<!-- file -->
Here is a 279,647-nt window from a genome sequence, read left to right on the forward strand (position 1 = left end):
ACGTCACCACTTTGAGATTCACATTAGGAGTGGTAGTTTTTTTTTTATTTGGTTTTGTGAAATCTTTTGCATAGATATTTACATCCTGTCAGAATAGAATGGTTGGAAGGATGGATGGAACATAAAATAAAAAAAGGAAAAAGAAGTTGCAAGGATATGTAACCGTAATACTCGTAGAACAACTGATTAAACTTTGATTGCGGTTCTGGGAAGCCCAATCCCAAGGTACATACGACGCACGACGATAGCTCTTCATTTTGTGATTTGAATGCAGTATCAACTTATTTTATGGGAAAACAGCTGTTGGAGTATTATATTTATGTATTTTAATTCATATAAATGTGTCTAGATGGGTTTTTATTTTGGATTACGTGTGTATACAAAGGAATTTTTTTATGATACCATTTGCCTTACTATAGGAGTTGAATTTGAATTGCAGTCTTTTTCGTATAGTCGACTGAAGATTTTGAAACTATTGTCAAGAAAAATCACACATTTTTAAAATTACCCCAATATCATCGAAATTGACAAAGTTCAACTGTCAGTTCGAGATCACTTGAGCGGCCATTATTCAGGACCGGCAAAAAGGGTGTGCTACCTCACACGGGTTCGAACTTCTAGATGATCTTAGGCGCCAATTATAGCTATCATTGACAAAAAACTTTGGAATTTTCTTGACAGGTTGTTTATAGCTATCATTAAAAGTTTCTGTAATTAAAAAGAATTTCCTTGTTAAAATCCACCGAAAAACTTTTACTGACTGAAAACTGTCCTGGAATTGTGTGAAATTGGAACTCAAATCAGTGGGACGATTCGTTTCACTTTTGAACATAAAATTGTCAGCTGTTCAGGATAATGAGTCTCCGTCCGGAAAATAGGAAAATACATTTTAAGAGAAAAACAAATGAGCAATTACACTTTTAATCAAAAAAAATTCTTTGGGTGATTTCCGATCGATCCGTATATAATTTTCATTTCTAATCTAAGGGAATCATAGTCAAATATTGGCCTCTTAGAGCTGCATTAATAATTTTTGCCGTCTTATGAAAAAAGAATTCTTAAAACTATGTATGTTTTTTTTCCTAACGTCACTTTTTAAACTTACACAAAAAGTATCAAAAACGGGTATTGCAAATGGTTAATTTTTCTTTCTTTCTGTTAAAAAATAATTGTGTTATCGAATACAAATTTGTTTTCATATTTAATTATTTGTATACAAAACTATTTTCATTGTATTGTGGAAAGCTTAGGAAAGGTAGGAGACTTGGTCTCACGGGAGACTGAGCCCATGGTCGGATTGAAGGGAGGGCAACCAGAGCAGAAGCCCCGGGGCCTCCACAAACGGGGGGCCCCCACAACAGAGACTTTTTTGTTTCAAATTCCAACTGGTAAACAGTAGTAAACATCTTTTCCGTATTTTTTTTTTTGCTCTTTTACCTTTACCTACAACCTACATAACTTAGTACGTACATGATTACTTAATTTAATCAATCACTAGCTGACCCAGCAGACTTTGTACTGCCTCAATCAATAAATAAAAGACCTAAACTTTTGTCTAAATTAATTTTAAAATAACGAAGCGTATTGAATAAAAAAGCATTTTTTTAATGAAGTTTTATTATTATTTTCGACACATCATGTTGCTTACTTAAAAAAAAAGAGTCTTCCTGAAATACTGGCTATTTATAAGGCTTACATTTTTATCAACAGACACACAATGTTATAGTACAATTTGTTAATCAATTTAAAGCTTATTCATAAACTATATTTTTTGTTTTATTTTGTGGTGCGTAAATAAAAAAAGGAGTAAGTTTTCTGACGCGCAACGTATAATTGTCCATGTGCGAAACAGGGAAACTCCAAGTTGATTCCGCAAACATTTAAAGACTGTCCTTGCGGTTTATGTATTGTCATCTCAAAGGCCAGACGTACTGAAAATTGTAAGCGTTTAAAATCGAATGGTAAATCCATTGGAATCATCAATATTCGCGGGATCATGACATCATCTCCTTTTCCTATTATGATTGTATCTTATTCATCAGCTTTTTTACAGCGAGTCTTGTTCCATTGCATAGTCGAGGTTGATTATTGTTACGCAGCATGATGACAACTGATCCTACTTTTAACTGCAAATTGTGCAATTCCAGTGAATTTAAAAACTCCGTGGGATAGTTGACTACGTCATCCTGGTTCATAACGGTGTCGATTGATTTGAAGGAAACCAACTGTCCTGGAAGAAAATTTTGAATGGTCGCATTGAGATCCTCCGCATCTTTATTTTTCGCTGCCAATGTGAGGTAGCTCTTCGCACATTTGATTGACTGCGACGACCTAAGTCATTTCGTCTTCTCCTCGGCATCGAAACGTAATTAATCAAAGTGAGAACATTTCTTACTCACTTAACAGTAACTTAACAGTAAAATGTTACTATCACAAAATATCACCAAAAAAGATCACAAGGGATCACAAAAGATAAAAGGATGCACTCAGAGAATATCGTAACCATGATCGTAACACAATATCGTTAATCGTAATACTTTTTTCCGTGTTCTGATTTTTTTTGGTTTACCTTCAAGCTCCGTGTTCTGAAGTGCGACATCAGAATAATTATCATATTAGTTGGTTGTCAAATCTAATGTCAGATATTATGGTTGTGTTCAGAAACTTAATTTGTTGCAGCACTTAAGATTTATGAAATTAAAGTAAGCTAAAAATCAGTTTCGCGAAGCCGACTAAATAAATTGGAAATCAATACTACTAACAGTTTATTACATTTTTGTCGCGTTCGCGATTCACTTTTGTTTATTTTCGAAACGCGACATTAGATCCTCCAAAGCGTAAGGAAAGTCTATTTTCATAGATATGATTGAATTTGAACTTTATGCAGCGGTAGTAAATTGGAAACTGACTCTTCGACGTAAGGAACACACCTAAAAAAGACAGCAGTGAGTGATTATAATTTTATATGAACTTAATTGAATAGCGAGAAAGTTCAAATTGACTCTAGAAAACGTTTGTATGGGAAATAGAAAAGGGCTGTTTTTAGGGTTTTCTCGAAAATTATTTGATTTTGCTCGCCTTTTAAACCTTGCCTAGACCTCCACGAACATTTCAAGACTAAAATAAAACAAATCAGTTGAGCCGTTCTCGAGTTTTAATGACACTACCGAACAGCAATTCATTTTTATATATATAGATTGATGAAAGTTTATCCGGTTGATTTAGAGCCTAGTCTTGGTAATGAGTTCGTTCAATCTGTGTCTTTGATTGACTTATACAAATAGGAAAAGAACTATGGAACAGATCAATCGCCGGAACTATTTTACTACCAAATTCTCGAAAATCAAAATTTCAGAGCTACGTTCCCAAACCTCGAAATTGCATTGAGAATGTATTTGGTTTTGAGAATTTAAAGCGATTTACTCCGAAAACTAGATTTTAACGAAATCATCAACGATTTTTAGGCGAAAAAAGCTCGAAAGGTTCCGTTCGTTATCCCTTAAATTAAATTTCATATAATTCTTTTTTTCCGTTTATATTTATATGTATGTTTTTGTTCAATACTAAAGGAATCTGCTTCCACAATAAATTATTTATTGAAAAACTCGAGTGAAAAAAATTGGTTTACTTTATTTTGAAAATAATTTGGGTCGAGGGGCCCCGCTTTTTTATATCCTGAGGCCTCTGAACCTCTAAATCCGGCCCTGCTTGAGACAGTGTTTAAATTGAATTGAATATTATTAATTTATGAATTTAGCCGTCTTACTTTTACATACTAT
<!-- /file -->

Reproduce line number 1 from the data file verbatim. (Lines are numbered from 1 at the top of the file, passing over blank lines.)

Here is a 279,647-nt window from a genome sequence, read left to right on the forward strand (position 1 = left end):